There's Something About Gnocchi

In which I pursue the dumpling of my dreams

Here's the verdict, and no criticism of Manero's nonna is intended — I'm sure she was an excellent lady. I found the crust just a tad heavy and not blackened nearly enough for an oven that's supposedly pushing 1,000 Fahrenheit. That crust had little heft and few bubbles, and I wouldn't even call it particularly crisp. Its nutty flavor, though, was first-rate, and the mess on top was magnifico. Chewy chopped clams coated with parmesan, sweet smoky roasted garlic, bits of apple wood bacon, flecks of cooked thyme and fresh oregano scattered on after the pizza had been pulled from the oven — wow! There are seven specialty pizzas, and they all sound delicious (finger peppers/salami/sweet sausage/aged provolone looked particularly promising). If it isn't the best pizza in Palm Beach County, it's a helluva brave attempt.

And the pan-fried rainbow trout ($19) with escarole, white beans, and sweet sausage could not put a fin wrong. Here you have an absolutely classic Italian home-style dish — the skin fried to a delectable crispness, the flesh inside white and moist, beans and escarole muddling together in buttery sauce, a dash of lemon to sharpen the flavors and cut through all that butter. Ooooooh yesssss. The kitchen at V&A's likes to add sweet sausage to a whole bunch of things, and of this I approve. That sausage appeared also in my bowl of gnocchi ($19), along with chunks of moist chicken breast, sun-dried tomato slivers, bits of asparagus, and, of course, the gnocchi itself — plump potato dumplings, soft as the inside of your darling's thigh, that seemed to defy gravity. They were tossed in a cream-full roasted garlic and sherry sauce. Also unbeatable: a plate of veal scaloppini ($24), pounded thin but still meaty, with the thickest, richest, most divine mushroom risotto and a side of broccoli rabe to foil the heaviness of the dish with its gently bitter tang. You smear your fork around in the Marsala sauce and the generous shreds of parmigiana and you are one happy camper. The portions are huge.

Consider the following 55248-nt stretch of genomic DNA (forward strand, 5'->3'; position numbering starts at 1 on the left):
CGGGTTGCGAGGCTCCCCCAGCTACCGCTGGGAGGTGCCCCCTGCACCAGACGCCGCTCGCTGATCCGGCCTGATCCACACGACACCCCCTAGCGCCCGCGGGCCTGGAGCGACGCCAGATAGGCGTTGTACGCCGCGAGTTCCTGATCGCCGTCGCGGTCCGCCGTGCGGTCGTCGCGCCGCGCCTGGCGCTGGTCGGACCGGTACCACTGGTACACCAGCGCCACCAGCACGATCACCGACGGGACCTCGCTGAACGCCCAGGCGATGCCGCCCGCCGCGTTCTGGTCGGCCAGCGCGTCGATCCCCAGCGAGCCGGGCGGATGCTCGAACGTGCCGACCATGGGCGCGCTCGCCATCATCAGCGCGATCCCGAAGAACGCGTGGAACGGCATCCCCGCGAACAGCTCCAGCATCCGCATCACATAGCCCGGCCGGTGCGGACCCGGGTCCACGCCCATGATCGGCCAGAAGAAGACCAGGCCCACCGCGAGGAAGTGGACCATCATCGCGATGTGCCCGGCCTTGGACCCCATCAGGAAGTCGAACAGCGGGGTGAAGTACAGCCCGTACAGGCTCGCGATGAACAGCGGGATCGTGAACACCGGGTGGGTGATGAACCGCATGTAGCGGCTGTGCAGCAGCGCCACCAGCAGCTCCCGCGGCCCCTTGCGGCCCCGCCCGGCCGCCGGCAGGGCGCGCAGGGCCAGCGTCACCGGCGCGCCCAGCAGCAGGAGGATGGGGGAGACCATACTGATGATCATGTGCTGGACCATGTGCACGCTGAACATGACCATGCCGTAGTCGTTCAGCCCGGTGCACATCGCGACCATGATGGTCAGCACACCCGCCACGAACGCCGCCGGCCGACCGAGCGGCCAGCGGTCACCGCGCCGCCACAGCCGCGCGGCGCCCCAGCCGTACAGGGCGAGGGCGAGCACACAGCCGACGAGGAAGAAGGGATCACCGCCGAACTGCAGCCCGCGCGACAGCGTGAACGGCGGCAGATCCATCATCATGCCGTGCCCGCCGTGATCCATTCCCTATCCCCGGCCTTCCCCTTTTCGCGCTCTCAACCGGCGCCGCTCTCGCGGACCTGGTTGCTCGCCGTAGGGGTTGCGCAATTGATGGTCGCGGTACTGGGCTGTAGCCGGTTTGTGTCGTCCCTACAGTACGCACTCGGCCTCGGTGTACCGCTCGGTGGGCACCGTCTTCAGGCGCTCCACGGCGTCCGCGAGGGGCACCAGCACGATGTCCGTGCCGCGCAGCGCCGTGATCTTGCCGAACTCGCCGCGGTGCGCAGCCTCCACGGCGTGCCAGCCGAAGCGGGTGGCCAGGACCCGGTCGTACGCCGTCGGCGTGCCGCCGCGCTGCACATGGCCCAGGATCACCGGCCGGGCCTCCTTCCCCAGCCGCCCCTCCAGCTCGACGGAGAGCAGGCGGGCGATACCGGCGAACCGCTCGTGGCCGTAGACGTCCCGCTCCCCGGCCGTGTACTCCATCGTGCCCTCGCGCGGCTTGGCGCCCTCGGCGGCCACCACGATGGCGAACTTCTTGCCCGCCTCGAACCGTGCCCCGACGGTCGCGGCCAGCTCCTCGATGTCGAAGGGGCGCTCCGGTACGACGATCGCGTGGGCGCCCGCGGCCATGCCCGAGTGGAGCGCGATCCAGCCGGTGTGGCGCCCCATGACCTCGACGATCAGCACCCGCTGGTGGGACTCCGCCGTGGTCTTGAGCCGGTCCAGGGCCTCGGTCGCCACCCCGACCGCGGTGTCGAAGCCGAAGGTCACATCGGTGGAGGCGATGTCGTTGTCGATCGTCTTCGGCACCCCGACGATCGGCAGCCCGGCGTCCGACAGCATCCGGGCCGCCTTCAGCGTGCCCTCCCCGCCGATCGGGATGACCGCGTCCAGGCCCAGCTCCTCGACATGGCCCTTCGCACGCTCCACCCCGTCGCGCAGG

You may have noticed that prices at V&A's are reasonable. You can sit at the outdoor bar and have pizza, small plates, and quartinos (little carafes, holding about a glass and a half) of all kinds of terrific Italian wines and make yourself quite a meal on the cheap. Or you can do the whole production inside, watching the chefs kick it inside the glassed-in kitchen (white tile, flames, copper pots), do the whole three courses, and not come out noticeably poorer than you were a couple of hours before. Even piling on the desserts — we sampled the gelato ($9), affogato ($5), and zeppoles ($9) — we felt like we'd gotten a bargain. I wanted to taste the olive oil gelato, but our waitress said they weren't making it anymore — the Gardens gamines apparently didn't like it. A shame. We drowned our disappointment with a basket of zeppoles: fried dough (like beignets) light as air, hot as hell, and really dreamy dipped in caramel sauce and sweet cream. The affogato, a vanilla sorbet drenched in espresso, was a delicious, dark little joke.

Joe Rocco

Location Info


Vic & Angelo's Coal Oven

4520 PGA Blvd.
Palm Beach Gardens, FL 33418

Category: Restaurant > Italian

Region: Palm Beach Gardens


Lunch and dinner 11:30 a.m. till 10 p.m. Sunday through Wednesday, till 11 p.m. Thursday through Saturday. Call 561-630-9899.
4520 PGA Blvd., Palm Beach Gardens

Then we went home and treated ourselves to another dark little joke, tossing in a DVD to watch Laurent Naouri, dressed as a gigantic fly, simulate operatic cunnilingus on Natalie Dessay in Orphée aux enfers. She nailed her high note and her climax dead on.

But I was still wondering how they made that gnocchi.

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